Luke 6


Reading Luke and Acts in 2020

Week 6  |  Luke 6

Luke 6 Reflections and Questions

By Rev. Juan Quintanilla

Luke was a medical doctor and also a gentile which gives him a unique distinction as a New Testament writer. Not being a Jew, he had a different perspective on life, humanity, the world, and Jesus Christ, so this gospel is written with gentiles in mind. 

As I meditated on this chapter, l felt impacted by the short but powerful sermon. The new values are kingdom values.

In life, we tend to look for answers to our questions, yet in this chapter there are very interesting questions asked by Jesus. Luke 6 is full of questions that will reveal how the new values challenge the old values of the world, so get ready!

The chapter began with two incidents where Jesus challenged the sabbath, holding people’s needs as more important than the moral law. Jesus quoted the Old Testament to the Pharisees, referencing when David ate consecrated bread. The disciples are hungry. 

The first question came when the Pharisees asked Jesus: “Why are you doing that, breaking a Sabbath rule?”

According to the Pharisees, Jesus’ disciples “broke” the Sabbath. “..His disciples began to pick some heads of grain, rub them in their hands and eat the kernels. Some of the Pharisees asked, “Why are you doing what is unlawful on the Sabbath?”  Jesus answered them, “Have you never read what David did when he and his companions were hungry? …

Of course, they knew. But by questioning them and quoting the Old Testament, he makes the point that if it was okay then, it is okay now to see beyond the sabbath. The value is to deal with hunger in a practical way. 

Jesus asked:
  • "Haven’t you read what David and his companions did when they were hungry?"
  • "Here’s a question for you: Is it legal on the Sabbath to do good or to do evil, to save life or to destroy it?"
  • “Let me ask you something: What kind of action suits the Sabbath best? Doing good or doing evil? Helping people or leaving them helpless?”
  • "If you only love the lovable, do you expect a pat on the back? Run-of-the-mill sinners do that. If you only help those who help you, do you expect a medal? Garden-variety sinners do that. If you only give for what you hope to get out of it, do you think that’s charity? The stingiest of pawnbrokers does that."
  • “Why are you so polite with me, always saying ‘Yes, sir,’ and ‘That’s right, sir,’ but never doing a thing I tell you?"

“The question is the answer.”
― Thomas Vato, Questology

In a second incident in this chapter, a man was there whose right hand was shriveled. "The Pharisees and the teachers of the law were looking for a reason to accuse Jesus, so they watched him closely to see if he would heal on the Sabbath. Then Jesus said to them, “I ask you, which is lawful on the Sabbath: to do good or to do evil, to save life or to destroy it?”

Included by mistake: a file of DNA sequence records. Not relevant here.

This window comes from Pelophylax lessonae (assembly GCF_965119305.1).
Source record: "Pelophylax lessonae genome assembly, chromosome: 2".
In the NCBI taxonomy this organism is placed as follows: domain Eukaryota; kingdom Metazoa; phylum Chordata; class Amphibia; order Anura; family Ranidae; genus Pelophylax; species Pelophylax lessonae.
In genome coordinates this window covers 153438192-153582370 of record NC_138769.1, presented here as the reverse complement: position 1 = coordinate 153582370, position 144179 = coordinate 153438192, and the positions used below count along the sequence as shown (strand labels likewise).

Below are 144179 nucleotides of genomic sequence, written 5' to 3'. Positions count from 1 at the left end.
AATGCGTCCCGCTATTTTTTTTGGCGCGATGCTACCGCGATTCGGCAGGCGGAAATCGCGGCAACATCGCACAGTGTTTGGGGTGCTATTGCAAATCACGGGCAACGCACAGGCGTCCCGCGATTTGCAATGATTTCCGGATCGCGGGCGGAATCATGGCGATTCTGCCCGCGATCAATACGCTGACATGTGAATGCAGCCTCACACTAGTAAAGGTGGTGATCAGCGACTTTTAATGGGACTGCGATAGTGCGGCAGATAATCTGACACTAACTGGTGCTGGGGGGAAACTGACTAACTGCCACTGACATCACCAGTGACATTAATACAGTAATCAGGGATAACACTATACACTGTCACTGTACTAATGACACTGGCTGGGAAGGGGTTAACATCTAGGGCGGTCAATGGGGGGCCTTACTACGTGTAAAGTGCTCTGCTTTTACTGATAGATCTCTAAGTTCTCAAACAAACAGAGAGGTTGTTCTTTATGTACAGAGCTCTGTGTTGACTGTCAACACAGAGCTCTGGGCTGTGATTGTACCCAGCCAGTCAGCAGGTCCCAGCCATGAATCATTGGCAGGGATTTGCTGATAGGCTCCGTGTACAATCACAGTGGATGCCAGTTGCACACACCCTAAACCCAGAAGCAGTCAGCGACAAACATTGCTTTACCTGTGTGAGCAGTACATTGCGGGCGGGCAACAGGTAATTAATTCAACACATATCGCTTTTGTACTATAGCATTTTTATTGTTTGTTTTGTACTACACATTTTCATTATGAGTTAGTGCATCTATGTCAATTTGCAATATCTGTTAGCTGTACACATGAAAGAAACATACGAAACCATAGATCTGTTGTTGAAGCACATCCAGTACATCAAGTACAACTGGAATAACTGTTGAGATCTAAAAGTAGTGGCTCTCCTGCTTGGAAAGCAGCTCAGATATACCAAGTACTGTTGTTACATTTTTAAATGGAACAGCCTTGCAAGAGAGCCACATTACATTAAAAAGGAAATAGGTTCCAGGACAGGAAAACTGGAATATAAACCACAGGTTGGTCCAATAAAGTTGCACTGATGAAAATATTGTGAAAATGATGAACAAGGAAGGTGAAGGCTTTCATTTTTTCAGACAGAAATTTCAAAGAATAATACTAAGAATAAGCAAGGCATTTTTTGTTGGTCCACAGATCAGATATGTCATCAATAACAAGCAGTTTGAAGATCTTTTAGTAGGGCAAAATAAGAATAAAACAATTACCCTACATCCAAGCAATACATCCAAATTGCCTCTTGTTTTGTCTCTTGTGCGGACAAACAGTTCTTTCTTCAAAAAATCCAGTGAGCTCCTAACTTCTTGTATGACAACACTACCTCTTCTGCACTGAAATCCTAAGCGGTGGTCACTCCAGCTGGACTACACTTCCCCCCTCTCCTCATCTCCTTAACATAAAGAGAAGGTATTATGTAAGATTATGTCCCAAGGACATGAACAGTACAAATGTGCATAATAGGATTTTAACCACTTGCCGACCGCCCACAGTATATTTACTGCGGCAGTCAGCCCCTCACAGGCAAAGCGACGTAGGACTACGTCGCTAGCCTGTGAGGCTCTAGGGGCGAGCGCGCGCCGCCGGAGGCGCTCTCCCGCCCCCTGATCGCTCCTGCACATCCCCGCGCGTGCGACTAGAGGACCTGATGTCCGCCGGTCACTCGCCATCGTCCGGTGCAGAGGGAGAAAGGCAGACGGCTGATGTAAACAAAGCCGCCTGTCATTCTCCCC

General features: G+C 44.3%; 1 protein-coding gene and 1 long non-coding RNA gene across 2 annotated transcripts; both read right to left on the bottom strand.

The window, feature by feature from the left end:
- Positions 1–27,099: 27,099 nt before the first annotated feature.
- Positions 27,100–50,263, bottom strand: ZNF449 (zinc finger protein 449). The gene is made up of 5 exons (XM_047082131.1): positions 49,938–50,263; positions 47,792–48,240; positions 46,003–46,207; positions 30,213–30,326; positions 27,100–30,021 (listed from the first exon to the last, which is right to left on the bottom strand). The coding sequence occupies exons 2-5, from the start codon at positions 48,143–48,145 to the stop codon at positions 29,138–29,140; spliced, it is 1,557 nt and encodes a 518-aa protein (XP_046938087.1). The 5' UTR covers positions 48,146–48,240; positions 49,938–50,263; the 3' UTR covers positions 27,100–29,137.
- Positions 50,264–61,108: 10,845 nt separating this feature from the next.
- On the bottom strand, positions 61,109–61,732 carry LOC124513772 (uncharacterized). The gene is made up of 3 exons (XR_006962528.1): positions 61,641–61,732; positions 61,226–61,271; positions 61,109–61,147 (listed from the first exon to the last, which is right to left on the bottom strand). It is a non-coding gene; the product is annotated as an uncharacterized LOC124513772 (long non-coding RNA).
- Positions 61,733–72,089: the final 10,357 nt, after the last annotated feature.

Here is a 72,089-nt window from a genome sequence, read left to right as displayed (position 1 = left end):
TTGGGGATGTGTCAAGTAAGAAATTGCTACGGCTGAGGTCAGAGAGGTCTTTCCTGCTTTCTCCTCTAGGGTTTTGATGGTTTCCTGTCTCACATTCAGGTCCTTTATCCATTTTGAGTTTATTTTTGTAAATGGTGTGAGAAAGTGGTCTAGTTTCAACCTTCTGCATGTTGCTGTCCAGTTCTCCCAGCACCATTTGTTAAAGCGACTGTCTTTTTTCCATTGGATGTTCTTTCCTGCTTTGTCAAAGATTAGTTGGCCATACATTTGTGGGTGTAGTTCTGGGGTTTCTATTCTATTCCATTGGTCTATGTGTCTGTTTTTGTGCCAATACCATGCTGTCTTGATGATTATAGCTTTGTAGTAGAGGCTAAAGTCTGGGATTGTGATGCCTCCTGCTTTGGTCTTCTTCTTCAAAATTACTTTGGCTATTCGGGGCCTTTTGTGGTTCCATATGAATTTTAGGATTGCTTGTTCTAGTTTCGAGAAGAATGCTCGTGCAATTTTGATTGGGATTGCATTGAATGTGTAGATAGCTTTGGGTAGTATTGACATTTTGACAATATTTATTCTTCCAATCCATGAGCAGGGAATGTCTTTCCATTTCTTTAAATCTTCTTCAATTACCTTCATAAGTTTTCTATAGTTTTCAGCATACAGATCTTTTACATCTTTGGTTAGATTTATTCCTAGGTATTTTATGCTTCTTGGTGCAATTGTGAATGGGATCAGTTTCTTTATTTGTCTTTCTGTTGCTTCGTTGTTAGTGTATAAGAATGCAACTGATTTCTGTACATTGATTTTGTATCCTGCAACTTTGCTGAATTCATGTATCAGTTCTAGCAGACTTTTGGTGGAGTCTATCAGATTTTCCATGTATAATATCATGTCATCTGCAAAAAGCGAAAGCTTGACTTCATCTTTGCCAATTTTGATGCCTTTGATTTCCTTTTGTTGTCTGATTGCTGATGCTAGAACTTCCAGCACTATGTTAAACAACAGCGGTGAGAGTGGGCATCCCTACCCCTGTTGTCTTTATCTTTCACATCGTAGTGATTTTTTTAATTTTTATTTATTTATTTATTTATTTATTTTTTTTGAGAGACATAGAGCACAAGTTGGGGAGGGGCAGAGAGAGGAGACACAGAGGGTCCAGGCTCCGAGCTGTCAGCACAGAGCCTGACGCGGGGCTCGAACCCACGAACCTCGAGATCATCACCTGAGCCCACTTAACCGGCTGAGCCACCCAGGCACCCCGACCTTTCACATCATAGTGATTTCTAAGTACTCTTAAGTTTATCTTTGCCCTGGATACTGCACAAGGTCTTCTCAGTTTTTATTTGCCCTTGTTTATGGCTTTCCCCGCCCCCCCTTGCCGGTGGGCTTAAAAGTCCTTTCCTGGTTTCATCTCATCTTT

Again, it was a rhetorical question so that they could understand the value of being well. In other words, a person is more valuable than moral law.

In Luke 6:20, we read “Blessed are you poor because yours is the kingdom of God.“ This is the first beatitude on Jesus’s priorities. What does it mean to be poor? The word in Hebrew means more than a lack of money. It means low social status (at that time this referred to those with disabilities, women, children, and elderly ) or social outsiders (people from other ethnicities, groups and/or individuals with poor life choices, and those outside of religious circles). Jesus’s questions challenge us to review our faith, our values, our priorities, our lives, our relationships and above our commitment to our Lord.

The next question Jesus asks prompts his followers to understand that they are not to limit love, instead, expand love beyond its familiarity.  

32 “If you love those who love you, what credit is that to you? Even sinners love those who love them. 33 And if you do good to those who are good to you, what credit is that to you? Even sinners do that. 34 And if you lend to those from whom you expect repayment, what credit is that to you? Even sinners lend to sinners, expecting to be repaid in full. 

Jesus continues with another rhetorical question   

39 .. “Can the blind lead the blind? Will they not both fall into a pit?

By this question Jesus wants his followers to have discernment and common sense. Questions will help you to find the truth.

In the following questions, He wants us to develop the value of introspection, to look inside first then outside. 

41 “Why do you look at the speck of sawdust in your brother’s eye and pay no attention to the plank in your own eye? 42 How can you say to your brother, ‘Brother, let me take the speck out of your eye,’ when you yourself fail to see the plank in your own eye? How blind we are. Are we?

The last question is almost a summary of his sermon, it is about the value of commitment to him or the value of integration between what we said to preach, teach,  reflect, declare or whether comes from our mouth and how we behave in public or private. Jesus asks this question at the end of his manifesto

46 “Why do you call me, ‘Lord, Lord,’ and do not do what I say?

Rev. Dr. Juan Quintanilla is a consultant for Hispanic Ministry in the North Georgia Conference and Pastor of Hispanic Family Ministry and Recreation at Norcross First UMC.

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